114. NonEntity Says:

    NonEntertaining sed:

    “There is no state. There are only people.”
    It has been brought to our* attention that there are also cats.

    *that’s the royal our.

  115. Jake Witmer Says:

    “Jake, You advocate anarchists getting involved in politics?!? Are you serious???” Kind of. More precisely, I advocate classical liberal voluntaryist minarchist libertarians getting _effectively_ involved in politics.

    First of all, there is no “anarchy” and there are no “anarchists.” These terms don’t map onto cybernetic reality, except in outer space, beyond the reach of human satellites. There is only the “absence of (metaphorical)rulers” in bland places that don’t support human+ level life.

    Moreover, if you remove the “rulers”(a straw man) from anarchists without selectively doing so, you also remove the “rulers”(external feedback and correction) from sociopaths.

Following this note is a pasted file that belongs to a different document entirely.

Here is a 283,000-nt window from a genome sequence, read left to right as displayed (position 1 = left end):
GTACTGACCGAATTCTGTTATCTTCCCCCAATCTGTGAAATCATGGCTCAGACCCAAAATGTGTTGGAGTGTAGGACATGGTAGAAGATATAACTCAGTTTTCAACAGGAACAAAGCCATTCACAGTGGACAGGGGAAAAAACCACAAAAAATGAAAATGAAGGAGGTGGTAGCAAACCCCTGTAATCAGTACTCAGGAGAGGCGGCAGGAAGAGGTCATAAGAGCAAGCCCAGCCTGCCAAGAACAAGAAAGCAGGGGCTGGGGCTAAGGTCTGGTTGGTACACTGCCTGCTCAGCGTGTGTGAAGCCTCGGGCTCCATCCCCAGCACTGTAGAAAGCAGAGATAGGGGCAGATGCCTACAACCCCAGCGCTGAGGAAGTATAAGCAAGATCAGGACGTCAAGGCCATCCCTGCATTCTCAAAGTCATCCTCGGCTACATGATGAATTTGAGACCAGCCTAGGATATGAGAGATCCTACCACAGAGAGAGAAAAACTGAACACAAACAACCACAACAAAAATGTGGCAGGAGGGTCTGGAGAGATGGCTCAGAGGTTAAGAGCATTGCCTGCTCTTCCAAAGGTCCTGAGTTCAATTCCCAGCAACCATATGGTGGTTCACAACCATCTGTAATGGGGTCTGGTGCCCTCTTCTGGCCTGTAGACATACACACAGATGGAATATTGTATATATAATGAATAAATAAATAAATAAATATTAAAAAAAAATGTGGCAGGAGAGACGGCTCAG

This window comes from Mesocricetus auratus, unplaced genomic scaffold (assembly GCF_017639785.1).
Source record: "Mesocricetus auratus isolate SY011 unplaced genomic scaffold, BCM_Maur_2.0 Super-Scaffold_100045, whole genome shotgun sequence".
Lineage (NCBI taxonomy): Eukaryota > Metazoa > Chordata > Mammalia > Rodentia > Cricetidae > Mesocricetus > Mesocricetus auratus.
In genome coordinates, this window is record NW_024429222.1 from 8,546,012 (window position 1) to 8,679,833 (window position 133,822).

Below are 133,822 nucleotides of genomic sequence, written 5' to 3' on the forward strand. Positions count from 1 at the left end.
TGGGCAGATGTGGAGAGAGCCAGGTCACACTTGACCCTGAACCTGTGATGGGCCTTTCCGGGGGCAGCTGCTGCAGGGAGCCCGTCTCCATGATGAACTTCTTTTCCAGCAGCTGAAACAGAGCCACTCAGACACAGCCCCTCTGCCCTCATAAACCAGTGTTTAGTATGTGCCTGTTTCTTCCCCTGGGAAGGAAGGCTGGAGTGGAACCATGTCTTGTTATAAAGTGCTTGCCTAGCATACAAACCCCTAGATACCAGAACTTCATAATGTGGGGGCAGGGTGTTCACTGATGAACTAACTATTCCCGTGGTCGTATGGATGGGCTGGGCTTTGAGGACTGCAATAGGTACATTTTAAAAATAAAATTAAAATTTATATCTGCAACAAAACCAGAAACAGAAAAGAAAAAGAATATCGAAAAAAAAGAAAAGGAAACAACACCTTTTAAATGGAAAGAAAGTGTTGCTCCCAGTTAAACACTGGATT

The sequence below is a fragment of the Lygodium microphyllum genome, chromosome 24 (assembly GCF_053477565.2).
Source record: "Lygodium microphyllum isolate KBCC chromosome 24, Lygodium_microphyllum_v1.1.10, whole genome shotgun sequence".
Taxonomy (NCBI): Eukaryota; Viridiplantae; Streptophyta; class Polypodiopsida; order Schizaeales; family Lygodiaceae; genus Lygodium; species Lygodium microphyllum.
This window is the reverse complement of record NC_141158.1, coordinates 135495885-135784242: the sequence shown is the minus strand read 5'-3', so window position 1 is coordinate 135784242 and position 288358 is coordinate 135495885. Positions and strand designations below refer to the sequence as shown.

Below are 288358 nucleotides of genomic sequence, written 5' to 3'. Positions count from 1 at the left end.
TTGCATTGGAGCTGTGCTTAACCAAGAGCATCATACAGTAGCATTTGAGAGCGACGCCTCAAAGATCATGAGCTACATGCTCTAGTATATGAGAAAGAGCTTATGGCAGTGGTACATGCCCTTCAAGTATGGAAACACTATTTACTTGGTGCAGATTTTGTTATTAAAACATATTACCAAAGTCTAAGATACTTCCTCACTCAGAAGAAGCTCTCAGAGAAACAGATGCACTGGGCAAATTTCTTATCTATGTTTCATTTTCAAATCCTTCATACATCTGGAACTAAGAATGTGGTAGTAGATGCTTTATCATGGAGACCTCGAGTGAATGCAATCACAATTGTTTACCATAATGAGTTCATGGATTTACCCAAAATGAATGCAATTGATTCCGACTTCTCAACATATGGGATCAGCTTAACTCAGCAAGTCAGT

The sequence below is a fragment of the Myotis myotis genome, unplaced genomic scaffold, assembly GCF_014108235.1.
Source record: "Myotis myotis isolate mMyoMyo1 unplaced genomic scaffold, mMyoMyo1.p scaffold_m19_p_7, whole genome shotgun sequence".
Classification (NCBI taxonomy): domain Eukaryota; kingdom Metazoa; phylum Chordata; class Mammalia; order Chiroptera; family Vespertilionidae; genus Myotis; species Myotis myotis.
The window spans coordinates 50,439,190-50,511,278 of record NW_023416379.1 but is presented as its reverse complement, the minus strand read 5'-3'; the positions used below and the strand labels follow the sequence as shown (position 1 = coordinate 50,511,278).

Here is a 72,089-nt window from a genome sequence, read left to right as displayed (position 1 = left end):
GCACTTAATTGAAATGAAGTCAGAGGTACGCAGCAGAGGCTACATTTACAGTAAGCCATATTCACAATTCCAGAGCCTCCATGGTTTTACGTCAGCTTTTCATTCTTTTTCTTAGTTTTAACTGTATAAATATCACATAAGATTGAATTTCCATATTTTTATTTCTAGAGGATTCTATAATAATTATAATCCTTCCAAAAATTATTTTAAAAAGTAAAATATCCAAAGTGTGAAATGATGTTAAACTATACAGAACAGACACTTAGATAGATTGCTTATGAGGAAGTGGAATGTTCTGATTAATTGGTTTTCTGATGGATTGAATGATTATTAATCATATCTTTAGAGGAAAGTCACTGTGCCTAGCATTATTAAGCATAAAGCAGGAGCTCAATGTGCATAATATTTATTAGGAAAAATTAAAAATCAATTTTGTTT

Classical liberalism attempts to remove “rulers” (governance, etc.) from voluntaryists, without removing it from sociopaths. In fact, this has been proven true, simply by western civilization dramatically outperforming theocracy. (Now it’s true, even most libertarians cannot define western civilization very well, cannot map their ideas onto History, cannot think ideas through on their own merits. Freedom is a parlor game to them.)

    But those things are not true, “in and of themselves.” They are not inherent features of the idea set and domain.

    It’s just that it’s easier to say “I’m an anarchist” than to study the available options History has proven to be workable. It’s far easier to say “I’m an anarchist” than to get involved with painful, messy, boring, risky political feedback-and-correction.